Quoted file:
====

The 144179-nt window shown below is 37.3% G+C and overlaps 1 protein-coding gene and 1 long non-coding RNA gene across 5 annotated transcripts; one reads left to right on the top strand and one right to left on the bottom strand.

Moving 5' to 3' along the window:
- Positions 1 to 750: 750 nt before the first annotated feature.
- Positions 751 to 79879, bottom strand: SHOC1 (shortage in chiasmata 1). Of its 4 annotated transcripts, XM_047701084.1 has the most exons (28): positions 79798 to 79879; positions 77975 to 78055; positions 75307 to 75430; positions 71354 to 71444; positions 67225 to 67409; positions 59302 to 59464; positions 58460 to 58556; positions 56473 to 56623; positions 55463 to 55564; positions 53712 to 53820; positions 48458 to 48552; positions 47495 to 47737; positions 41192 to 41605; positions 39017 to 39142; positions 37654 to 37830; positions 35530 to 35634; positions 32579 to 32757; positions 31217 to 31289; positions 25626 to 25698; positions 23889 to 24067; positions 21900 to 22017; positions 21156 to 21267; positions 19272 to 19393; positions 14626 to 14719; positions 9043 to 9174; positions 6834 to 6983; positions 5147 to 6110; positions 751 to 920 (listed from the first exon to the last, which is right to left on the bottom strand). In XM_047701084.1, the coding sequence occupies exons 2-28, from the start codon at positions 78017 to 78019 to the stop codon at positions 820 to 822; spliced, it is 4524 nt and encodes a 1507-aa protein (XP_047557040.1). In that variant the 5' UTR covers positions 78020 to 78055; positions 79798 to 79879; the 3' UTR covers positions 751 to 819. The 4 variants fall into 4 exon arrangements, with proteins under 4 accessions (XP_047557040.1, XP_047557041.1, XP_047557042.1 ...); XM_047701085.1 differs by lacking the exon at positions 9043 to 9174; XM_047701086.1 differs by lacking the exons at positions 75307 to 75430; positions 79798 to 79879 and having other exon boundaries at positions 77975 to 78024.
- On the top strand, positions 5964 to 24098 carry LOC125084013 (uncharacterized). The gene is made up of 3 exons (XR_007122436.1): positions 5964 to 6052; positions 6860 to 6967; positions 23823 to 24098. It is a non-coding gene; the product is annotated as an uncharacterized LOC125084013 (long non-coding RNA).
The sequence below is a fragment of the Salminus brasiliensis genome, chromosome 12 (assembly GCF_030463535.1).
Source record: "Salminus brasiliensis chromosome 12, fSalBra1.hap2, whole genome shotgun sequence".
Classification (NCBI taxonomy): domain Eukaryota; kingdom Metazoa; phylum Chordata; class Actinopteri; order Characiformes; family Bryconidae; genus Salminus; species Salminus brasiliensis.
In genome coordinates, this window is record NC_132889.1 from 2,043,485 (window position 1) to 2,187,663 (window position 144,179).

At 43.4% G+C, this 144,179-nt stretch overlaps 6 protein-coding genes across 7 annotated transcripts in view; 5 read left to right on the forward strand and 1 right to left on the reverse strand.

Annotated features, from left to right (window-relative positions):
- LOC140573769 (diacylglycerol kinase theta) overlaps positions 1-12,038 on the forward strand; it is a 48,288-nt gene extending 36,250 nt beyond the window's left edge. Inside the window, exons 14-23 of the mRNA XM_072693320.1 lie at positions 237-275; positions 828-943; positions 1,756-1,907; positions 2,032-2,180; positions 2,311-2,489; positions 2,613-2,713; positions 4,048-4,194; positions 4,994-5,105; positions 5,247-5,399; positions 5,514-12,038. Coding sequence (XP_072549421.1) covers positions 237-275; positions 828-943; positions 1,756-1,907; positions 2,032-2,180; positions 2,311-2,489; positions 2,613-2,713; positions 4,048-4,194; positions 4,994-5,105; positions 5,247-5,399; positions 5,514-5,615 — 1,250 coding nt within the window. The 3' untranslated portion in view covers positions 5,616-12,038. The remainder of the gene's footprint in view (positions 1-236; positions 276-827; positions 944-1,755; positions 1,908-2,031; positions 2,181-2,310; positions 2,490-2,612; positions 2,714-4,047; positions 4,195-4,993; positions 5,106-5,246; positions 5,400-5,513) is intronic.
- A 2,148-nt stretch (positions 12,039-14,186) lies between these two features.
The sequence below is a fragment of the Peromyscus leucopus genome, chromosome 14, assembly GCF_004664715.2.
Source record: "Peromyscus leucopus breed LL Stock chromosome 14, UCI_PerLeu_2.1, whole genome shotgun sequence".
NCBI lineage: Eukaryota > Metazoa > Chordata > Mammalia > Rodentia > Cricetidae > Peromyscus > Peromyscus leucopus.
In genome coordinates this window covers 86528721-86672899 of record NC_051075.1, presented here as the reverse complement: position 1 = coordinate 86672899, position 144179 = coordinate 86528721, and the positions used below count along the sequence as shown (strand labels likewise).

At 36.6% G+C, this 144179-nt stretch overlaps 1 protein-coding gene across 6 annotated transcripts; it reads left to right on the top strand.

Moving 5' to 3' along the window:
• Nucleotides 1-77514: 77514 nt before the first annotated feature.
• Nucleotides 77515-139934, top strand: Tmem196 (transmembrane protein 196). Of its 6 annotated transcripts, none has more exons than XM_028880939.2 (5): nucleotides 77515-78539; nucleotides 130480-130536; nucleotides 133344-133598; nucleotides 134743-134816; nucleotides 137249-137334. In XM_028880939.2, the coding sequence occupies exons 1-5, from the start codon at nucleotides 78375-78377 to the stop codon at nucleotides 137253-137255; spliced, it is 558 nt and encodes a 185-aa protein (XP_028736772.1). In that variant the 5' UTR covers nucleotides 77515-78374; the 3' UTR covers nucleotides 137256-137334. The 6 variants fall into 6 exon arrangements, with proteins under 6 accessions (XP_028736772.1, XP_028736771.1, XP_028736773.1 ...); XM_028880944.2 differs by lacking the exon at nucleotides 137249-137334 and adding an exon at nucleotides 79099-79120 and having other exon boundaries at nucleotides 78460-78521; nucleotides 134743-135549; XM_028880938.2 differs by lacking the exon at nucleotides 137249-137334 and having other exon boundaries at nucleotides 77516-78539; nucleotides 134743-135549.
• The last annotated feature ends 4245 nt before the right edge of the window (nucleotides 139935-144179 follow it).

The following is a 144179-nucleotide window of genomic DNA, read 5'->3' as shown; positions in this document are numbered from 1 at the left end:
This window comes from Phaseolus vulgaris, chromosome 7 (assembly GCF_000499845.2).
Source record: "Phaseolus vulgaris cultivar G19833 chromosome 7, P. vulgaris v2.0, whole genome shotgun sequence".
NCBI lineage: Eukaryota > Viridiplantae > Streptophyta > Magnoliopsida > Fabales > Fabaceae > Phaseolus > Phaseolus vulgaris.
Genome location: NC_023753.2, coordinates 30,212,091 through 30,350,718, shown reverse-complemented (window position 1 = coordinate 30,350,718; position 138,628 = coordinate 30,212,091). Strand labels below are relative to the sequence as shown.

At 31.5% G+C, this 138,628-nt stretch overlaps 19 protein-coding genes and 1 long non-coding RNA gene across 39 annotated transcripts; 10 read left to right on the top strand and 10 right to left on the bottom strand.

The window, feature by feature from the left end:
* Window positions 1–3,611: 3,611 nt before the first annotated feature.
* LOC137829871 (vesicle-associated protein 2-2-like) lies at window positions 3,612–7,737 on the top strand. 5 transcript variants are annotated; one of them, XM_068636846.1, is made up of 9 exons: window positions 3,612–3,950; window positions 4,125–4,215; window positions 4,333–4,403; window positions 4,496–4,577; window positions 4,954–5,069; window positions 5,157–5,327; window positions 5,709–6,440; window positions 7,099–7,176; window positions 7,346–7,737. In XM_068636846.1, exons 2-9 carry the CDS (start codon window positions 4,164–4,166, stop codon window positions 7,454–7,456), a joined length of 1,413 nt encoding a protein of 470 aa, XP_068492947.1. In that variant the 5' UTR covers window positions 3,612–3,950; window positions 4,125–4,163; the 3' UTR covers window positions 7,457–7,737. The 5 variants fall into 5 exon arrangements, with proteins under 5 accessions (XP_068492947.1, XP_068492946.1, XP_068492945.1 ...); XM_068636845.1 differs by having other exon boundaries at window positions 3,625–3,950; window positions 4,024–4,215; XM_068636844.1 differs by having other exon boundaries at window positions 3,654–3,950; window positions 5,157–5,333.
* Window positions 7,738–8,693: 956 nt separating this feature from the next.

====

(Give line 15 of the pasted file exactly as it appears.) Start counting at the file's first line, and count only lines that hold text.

Source record: "Peromyscus leucopus breed LL Stock chromosome 14, UCI_PerLeu_2.1, whole genome shotgun sequence".